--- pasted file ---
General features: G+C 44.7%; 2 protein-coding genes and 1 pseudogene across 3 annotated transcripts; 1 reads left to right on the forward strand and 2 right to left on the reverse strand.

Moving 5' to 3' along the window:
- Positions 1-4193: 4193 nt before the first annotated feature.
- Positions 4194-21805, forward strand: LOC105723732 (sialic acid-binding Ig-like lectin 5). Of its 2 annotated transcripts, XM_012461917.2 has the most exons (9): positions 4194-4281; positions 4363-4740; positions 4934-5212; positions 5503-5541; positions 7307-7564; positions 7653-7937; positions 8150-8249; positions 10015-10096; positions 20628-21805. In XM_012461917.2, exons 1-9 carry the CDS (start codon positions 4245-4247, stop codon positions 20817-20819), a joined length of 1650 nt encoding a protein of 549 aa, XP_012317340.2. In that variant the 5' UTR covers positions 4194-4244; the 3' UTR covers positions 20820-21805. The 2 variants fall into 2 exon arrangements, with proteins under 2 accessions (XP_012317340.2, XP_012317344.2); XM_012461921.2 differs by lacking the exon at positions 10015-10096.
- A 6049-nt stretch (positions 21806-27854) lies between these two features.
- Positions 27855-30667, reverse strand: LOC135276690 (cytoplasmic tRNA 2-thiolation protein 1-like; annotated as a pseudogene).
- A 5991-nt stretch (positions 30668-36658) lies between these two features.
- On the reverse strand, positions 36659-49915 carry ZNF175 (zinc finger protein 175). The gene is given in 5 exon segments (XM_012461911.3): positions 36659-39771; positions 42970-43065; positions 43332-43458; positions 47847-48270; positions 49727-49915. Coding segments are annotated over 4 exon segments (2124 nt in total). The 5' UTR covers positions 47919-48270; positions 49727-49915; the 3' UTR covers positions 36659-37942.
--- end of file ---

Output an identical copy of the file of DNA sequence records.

General features: G+C 44.7%; 2 protein-coding genes and 1 pseudogene across 3 annotated transcripts; 1 reads left to right on the forward strand and 2 right to left on the reverse strand.

Moving 5' to 3' along the window:
- Positions 1-4193: 4193 nt before the first annotated feature.
- Positions 4194-21805, forward strand: LOC105723732 (sialic acid-binding Ig-like lectin 5). Of its 2 annotated transcripts, XM_012461917.2 has the most exons (9): positions 4194-4281; positions 4363-4740; positions 4934-5212; positions 5503-5541; positions 7307-7564; positions 7653-7937; positions 8150-8249; positions 10015-10096; positions 20628-21805. In XM_012461917.2, exons 1-9 carry the CDS (start codon positions 4245-4247, stop codon positions 20817-20819), a joined length of 1650 nt encoding a protein of 549 aa, XP_012317340.2. In that variant the 5' UTR covers positions 4194-4244; the 3' UTR covers positions 20820-21805. The 2 variants fall into 2 exon arrangements, with proteins under 2 accessions (XP_012317340.2, XP_012317344.2); XM_012461921.2 differs by lacking the exon at positions 10015-10096.
- A 6049-nt stretch (positions 21806-27854) lies between these two features.
- Positions 27855-30667, reverse strand: LOC135276690 (cytoplasmic tRNA 2-thiolation protein 1-like; annotated as a pseudogene).
- A 5991-nt stretch (positions 30668-36658) lies between these two features.
- On the reverse strand, positions 36659-49915 carry ZNF175 (zinc finger protein 175). The gene is given in 5 exon segments (XM_012461911.3): positions 36659-39771; positions 42970-43065; positions 43332-43458; positions 47847-48270; positions 49727-49915. Coding segments are annotated over 4 exon segments (2124 nt in total). The 5' UTR covers positions 47919-48270; positions 49727-49915; the 3' UTR covers positions 36659-37942.